It was pitched as a matter of social justice. “Affordable and accessible health care is a right,” was the line. And it worked.
By shoving the partisan healthcare bill through the straw of “social justice,” Obamacare was passed, if barely, adding to the already ponderous government programs for health and welfare. But what was touted as social justice, as so many things are and have been, is not really justice at all.
Turning justice on its head
Justice is about fair play, giving people what is owed them without bias or favoritism. An employee is owed a fair wage by his employer, an accused criminal is owed a fair trial by the court, a child is owed the protection and care of his parents.
In the classical understanding, justice is about what is owed and by whom it is owed. But shaped by the oracles of liberation theology, that understanding has been turned on its head.
According to liberation theology, the story of Exodus reveals the true nature of God; not as Savior of the world, but as the Liberator of the oppressed. He’s the God who takes the side of the poor and calls us to do the same through social action. And that starts by approaching justice as a matter of corporate compassion, rather than one of fairness. Instead of responsible individuals giving people their just due, justice is about the civitas giving people what they need.
To be sure, God has special concern for those on the margins of society. Scripture is full of warnings about injustices to the poor and disenfranchised. But contrary to the Gospel of Liberation, God’s foremost concern is not emancipating us from political and economic oppression; it is redeeming us from sin.
Caring for the least and last
This is not to diminish the importance of giving people what they need. To the contrary, meeting the needs of others is at the heart of Christian teaching.
In the Sermon on the Mount, Jesus told his disciples to “give to the one who asks.” Later, he frustrated a man of privilege by advising him to give his wealth to the poor. He used the parable of the Good Samaritan to teach a teacher about true neighborliness. Then, in the parable of the Rich Man and Lazarus, he warned a group of religious experts about their moral glaucoma. But his sternest words came near the end.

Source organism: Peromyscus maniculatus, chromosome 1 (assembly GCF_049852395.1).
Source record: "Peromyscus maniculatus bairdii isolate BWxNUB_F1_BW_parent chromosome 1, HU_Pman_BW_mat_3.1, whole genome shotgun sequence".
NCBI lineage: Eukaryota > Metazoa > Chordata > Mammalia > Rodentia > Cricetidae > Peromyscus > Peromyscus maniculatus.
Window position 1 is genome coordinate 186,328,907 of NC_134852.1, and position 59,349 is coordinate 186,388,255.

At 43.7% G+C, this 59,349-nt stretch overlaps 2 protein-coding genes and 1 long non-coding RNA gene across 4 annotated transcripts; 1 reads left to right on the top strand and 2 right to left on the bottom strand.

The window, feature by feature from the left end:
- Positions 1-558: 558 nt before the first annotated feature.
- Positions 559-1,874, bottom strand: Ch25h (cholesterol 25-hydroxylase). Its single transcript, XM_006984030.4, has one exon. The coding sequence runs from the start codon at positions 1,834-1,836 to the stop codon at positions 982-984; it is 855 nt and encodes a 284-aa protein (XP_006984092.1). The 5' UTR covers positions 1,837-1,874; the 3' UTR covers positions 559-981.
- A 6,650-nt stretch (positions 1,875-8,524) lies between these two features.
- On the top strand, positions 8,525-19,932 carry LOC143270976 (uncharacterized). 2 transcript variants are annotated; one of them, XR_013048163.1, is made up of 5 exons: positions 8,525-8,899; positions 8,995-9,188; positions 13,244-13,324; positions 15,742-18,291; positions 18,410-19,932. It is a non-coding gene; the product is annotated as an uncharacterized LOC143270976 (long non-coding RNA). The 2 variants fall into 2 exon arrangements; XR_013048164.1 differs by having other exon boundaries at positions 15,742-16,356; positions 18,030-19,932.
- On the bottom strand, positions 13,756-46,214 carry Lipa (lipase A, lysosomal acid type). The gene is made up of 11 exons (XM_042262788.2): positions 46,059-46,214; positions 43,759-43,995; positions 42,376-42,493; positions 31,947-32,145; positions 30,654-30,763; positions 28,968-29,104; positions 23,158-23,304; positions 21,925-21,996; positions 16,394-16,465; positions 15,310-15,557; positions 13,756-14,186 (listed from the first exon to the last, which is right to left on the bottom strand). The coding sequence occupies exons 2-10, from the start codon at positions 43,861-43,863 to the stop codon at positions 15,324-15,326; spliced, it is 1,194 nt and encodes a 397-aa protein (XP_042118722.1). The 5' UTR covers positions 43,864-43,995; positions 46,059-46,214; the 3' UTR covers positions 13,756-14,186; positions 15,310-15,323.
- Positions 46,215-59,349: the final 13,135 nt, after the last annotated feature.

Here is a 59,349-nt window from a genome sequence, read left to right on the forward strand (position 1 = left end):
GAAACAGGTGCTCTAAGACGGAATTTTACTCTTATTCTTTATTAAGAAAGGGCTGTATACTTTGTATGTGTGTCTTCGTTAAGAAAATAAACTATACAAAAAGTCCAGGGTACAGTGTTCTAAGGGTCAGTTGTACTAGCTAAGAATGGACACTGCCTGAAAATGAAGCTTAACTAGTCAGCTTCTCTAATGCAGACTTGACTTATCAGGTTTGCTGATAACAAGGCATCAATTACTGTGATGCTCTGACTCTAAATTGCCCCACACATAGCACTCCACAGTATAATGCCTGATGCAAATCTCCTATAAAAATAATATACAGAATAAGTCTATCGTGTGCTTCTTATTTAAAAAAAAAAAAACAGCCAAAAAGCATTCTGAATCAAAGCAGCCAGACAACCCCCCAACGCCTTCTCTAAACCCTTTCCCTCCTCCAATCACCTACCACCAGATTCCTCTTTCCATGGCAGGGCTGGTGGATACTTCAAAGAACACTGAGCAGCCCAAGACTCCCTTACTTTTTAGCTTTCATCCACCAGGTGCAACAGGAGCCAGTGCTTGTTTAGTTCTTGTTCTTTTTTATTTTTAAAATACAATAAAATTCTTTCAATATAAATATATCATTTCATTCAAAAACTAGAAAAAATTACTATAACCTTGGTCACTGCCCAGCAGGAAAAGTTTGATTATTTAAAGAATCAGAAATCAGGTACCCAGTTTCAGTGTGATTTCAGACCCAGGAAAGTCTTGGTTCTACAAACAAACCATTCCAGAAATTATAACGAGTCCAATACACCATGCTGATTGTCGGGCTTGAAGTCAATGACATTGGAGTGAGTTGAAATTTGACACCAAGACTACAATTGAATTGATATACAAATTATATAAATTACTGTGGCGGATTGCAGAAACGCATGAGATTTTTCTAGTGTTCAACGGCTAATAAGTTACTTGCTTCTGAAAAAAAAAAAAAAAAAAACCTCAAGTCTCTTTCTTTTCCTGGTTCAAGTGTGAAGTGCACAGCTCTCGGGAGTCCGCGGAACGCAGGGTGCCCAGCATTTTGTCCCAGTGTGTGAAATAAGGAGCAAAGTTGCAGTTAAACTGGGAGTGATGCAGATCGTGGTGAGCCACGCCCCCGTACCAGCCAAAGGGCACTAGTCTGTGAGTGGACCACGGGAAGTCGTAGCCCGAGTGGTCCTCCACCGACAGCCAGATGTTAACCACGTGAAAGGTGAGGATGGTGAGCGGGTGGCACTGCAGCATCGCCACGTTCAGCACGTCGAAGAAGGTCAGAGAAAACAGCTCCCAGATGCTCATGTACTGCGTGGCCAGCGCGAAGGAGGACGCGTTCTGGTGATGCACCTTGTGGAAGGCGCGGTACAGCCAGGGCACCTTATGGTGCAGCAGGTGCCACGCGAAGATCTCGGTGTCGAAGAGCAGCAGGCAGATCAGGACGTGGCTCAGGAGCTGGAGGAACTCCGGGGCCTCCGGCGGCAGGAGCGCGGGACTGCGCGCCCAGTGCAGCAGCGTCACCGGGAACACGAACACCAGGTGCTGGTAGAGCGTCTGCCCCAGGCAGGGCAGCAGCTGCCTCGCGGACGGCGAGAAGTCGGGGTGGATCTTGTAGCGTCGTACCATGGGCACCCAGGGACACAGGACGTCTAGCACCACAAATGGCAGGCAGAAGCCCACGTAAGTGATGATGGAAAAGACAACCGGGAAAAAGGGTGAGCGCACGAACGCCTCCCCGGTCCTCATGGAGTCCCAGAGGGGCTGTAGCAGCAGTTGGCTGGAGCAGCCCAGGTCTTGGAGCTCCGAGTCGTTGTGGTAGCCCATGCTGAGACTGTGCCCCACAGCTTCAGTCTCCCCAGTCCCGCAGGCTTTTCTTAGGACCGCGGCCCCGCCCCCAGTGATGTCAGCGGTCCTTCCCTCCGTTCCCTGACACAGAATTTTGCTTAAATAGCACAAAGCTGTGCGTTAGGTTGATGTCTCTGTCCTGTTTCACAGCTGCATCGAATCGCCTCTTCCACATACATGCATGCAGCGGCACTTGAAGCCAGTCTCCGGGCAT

In the parable of the Sheep and the Goats, Jesus warned his disciples about neglecting the needs of the needy. He then made a stunning disclosure: “I tell you the truth, whatever you did for one of the least of these brothers of mine, you did for me.” His teachings had their effect.
In the first century, Christians took such comprehensive care of their own that St. Luke remarked, “There were no needy persons among them.” During the plagues in the second and third century, Christians attended the needs of the sick and dying who had been abandoned by their pagan physicians and civil leaders. The Christian community went on to establish the first hospitals and orphanages. By the fourth century, the scope of their compassion attracted both the notice and ire of the Caesars.
Frustrated over the social conditions in the Roman Empire, Flavius Julian called it a scandal that Christians “care not only for their poor but for ours as well; while those who belong to us look in vain for the help that we should render them.”
The effectiveness of charity among the early Christians is attributed to something ignored in the modern discussion on social justice.
Division of responsibility
When Jesus taught about charity and compassion, he was not speaking to government officials about their civic duties; he was speaking to individuals about their moral duties. That’s because in the biblical division of responsibility, the Church, not the State, is the instrument of compassion.
As divinely ordained, the duties of the State are limited to restraining evil, executing justice, and securing social order. The State fulfills that high calling by protecting the rights of its citizens: first and foremost, their “natural rights,” which include the freedoms of speech, thought, and religion; and secondarily, their legal rights, such as the right to vote and drive a car.
Natural rights are the birthright of all human beings, regardless of race, class, sex, ethnicity, stage of development, or stage of decline. They are conferred transcendentally, making them immutable and non-negotiable. Importantly, they are not entitlements to the services of others, but protections of life and liberty.